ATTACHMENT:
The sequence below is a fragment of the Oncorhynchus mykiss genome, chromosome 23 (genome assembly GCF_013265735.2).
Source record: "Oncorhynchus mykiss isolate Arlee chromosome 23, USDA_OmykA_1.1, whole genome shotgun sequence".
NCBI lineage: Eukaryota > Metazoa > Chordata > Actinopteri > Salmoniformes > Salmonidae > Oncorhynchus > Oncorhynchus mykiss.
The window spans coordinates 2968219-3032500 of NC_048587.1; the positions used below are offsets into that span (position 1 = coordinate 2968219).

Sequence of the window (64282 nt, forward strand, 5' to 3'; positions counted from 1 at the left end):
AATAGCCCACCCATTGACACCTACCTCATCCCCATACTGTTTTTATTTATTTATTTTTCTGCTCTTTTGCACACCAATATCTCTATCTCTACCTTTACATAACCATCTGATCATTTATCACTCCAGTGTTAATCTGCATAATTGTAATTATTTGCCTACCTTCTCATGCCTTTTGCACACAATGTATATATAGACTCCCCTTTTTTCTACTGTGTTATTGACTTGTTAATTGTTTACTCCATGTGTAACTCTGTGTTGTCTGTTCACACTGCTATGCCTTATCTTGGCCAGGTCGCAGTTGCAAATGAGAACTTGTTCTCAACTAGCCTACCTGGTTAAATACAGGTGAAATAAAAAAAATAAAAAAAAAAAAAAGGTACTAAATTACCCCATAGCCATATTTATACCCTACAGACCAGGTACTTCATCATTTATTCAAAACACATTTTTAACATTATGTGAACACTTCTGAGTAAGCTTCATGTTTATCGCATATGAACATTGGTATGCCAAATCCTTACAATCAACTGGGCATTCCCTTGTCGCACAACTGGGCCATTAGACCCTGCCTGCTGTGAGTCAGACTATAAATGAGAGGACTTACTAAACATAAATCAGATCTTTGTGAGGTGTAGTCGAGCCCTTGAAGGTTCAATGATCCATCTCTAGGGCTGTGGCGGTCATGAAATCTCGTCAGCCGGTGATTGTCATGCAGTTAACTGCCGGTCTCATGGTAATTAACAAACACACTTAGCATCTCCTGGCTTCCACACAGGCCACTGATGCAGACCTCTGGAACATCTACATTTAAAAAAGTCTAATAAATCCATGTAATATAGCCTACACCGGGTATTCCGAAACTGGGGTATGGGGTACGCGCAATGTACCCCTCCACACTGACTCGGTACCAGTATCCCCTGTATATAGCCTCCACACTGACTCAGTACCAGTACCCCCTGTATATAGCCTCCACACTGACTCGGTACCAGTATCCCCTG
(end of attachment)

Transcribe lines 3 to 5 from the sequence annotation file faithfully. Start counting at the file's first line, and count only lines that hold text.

NCBI lineage: Eukaryota > Metazoa > Chordata > Actinopteri > Salmoniformes > Salmonidae > Oncorhynchus > Oncorhynchus mykiss.
The window spans coordinates 2968219-3032500 of NC_048587.1; the positions used below are offsets into that span (position 1 = coordinate 2968219).

Sequence of the window (64282 nt, forward strand, 5' to 3'; positions counted from 1 at the left end):